|Throughout the recognized existence of Chronic Fatigue and Immune Dysfunction
Syndrome, anecdotal reports have linked domestic animals with CFIDS, but
no formal scientiflc studies were reported (1,2). Cats and dogs were implicated
by their owners most frequently. The usual association with the presence
of the animal in the household of a CFIDS patient, followed by the development
of strange diseases or dysfunctions in the animal, many of which mimic
CFIDS. The severity of the diseases often necessitated euthanasia. In a
fewer number of cases, the onset of CFIDS in the patient was associated
with an exposure to a domestic animal which was later found to show signs
Observations from my animal biopsy service demonstrate two interesting findings in animals of CFIDS patients (unpublished findings). Gingival biopsies from cats demonstrated an unusual epithelial viral vesicle associated with an equally unusual submucosal inflammatory response. Several melanomas were found in dogs of CFIDS patients which had the unique feature of a striking progression of the tumor in the absence of an inflammatory response.
Both dogs and cats are known to be susceptible to a wide range of viruses. With the exception of rabies, no zoonotic (animal to human or human to animal) viral infection transmission has been demonstrated between typical domestic animals and humans (3).
These observations and recognitions prompted the following questions:
The first study was a retrospective study of Center for Disease Control and Prevention (CDC) criteria-met CFIDS patient: using a standardized questionnaire which included patient comments. The study subjects came from a university medical center and CFIDS support groups throughout the United States. Appropriate statistical tests, including mean, median, Z test, multivariant analysis, and Chi-square test, were used. This information was compared to national statistical Information on animal interaction compiled by the American Veterinary Medical Association.
One hundred twenty-seven (127) criteria-met CFIDS patients completed questionnaires on their animal Interactions- There were 114 females and 13 males in the study. All respondents were Caucasian with the exception of one Native American. The mean age of the CFIDS patients was 42.4 years with a median age of 43 years. 61.4% of the respondents were married; 311.6% were either single, divorced, or widowed.
The most striking result of this study was the association between CFIDS patients and animals (usually indoor pets) and the number of animals per CFIDS patient. 97% of the CFIDS patients had animal contact [expected normal contact: 57.9% (4)], with only 2 males and 2 females not reporting animal contact. Reported dog ownership per household for CFIDS males was 9.5 and for CFIDS females was 7.9 (expected national average: 1.52). Reported cat ownership per household for CFIDS males was 6.1 and for CFIDS females was 8.7 (expected national average: 1.95). 106 of the respondents (83.5%) reported that their animals (pets) had atypical diseases with signs and symptoms which mimicked CFIDS in humans. Of these 106 CFIDS patients 100 (94.3%) either were the primary caregiver for the sick animals or had intimate contact (sleeping with, being bitten or scratched by, or kissing the animal). The next most common animal contact was birds (parakeets and ducks were mentioned most often), followed by horses, cows, rabbits, goats, and guinea pigs. Two (2) CFIDS patients had contact with primates. The reported mean age of the dogs was 6 years (median = 6 years); of the cats was 6.2 years (median = 5 years); and of other types of animals was 3.2 years (median = 0.4 years).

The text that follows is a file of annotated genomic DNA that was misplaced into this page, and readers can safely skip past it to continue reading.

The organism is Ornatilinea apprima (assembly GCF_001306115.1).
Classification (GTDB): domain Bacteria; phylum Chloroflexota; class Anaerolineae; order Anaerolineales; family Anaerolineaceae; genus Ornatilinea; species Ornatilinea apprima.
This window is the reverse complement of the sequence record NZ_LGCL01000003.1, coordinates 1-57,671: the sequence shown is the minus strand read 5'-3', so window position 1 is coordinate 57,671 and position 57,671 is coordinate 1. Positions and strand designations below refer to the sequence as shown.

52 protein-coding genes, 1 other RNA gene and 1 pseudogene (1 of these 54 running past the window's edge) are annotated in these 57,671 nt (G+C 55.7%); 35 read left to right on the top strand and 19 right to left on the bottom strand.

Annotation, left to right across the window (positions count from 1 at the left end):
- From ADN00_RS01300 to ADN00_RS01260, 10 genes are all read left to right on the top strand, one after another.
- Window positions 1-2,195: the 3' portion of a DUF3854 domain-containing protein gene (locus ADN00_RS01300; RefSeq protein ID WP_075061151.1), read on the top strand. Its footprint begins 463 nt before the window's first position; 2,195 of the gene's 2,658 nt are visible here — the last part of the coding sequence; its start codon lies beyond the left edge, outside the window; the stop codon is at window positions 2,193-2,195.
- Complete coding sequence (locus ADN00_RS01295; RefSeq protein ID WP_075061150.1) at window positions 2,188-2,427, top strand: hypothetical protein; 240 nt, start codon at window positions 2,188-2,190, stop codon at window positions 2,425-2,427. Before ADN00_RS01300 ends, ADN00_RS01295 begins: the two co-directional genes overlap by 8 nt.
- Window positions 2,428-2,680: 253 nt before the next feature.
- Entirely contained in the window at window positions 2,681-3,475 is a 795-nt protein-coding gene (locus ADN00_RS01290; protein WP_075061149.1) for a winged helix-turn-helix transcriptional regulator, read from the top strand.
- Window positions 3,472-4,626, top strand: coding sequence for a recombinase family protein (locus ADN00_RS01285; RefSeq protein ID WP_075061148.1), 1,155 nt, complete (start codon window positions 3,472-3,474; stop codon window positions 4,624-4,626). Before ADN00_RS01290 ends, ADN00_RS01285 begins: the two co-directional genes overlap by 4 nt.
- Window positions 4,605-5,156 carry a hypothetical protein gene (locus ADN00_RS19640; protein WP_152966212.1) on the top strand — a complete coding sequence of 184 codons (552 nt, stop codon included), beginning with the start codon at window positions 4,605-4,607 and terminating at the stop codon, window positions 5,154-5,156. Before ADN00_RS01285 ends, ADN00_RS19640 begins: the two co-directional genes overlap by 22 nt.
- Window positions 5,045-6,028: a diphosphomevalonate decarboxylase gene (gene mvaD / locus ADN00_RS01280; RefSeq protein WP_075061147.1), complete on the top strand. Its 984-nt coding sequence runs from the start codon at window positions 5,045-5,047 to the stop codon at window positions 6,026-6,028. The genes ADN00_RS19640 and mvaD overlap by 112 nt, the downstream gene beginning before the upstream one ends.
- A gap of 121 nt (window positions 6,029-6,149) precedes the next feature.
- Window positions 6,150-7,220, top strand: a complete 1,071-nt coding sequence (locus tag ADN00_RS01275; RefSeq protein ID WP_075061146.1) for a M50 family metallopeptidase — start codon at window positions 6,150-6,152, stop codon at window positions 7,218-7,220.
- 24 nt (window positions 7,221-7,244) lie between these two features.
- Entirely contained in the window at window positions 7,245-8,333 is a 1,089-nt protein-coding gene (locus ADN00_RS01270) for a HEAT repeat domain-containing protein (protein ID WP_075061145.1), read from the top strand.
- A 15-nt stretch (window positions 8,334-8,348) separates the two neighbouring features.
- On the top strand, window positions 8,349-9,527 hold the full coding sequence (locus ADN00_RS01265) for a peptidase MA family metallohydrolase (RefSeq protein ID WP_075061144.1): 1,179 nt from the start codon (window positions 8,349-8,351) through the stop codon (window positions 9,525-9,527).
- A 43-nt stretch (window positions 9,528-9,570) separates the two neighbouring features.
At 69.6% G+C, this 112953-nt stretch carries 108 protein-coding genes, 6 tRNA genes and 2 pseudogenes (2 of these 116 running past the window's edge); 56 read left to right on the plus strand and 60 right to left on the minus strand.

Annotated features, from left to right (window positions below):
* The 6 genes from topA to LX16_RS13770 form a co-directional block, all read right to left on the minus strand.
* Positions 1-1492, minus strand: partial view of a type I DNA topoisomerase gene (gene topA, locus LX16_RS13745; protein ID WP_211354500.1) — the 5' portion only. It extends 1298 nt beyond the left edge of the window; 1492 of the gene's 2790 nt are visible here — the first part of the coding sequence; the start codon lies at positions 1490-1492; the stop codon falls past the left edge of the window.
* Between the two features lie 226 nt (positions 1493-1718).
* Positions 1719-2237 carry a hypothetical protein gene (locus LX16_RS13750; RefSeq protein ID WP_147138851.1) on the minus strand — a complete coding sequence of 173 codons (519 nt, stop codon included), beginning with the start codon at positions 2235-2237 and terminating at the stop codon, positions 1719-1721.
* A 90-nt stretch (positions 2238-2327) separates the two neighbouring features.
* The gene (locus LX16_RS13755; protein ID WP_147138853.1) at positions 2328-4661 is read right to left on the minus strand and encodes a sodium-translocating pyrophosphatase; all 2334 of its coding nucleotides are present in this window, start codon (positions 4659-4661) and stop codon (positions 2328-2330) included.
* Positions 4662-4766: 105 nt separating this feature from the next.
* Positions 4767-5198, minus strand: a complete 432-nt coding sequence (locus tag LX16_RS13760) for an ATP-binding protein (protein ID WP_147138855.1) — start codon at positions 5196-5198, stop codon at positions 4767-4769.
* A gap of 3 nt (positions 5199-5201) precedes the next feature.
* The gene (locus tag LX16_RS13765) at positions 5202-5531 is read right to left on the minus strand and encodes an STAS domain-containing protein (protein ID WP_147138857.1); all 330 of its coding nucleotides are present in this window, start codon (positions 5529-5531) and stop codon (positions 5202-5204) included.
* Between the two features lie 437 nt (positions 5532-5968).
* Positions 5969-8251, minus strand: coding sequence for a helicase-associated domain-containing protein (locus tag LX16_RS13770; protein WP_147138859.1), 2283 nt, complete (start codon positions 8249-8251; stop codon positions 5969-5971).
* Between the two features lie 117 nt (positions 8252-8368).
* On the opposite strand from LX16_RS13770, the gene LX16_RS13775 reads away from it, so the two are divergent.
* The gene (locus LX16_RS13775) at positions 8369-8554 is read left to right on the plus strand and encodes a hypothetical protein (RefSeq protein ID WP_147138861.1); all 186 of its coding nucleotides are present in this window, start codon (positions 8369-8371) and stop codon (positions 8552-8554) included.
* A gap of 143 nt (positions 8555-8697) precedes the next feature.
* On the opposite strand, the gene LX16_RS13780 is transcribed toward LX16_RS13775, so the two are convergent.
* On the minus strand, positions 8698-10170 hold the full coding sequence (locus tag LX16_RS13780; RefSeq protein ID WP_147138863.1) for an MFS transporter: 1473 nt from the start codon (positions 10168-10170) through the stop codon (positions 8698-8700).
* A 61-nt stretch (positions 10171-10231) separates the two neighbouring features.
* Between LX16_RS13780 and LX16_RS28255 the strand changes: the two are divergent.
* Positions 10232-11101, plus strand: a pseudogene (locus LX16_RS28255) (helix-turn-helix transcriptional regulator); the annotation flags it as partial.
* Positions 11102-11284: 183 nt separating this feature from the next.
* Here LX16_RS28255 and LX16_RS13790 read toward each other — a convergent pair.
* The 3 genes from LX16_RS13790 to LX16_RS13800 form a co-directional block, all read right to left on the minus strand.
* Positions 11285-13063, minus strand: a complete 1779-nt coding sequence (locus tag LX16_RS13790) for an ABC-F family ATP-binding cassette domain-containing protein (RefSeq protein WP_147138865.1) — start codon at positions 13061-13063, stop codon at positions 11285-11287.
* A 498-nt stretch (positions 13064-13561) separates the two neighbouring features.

All of these differences between expected and observed values were found to be statistically significant (p>001) including a statistically significant higher (.02<p£ 05) possession of cats by single, divorced, and widowed persons than married people. Statistical analysis (Chi-square) of the relationship between intimate contact by CFIDS patients and the presence of CFIDS like signs in their animals was highly significant (p£ 001). 67% of the respondents that had such contact stated that the animal showed CFIDS-like signs prior to the human and 33% of the respondents felt that the otherwise healthy animal contracted its CFIDS signs from the CFDS patient. The place where the pet was obtained was as follows: Friends (35%), Commercial (26%), Stray (21%), Pound (15%), Self-bred (3%), 41% of the CFIDS patients had animals that were still alive while 69% of the CFIDS patients had animals that had either died or were moribund at the time of the survey.
Finally, of equal importance were the CFIDS patient's comments. These comments were often voluminous and detailed the interaction between the animals and the CFIDS patient. It is very clear that the CFIDS patients, in general, are "animal lovers" even though frquently the patient comments spoke of allergies to animals. Simliarly, the respondents gave excellent descriptions of their animal's(s') CFIDS-like signs from time of onset to ultimate temination.Respondents also noted that the animals were often the "living being" most consistently in close contact with the CFIDS patient.
The conclusion of this study was that CFIDS patients not only have pets, but that there is a significant animal interaction and that a large number of these animals have atypical or unusual diseases which at least mimic CFIDS.
In the second study, the CFIDS patients reported on a total of 463 animals: 115 healthy animals (which served as a control group for the study) and 348 animals which showed signs of either dysfunction or disease. The control group was comprised of 51 dogs (44%), 39 cats (34%), and 25 animals that were grouped together as "others". The "others" group was predominantly large animals: horses, cows, goats, and pigs. All the control animals were still living and well at the time of the survey or had died of either traumatic or natural causes.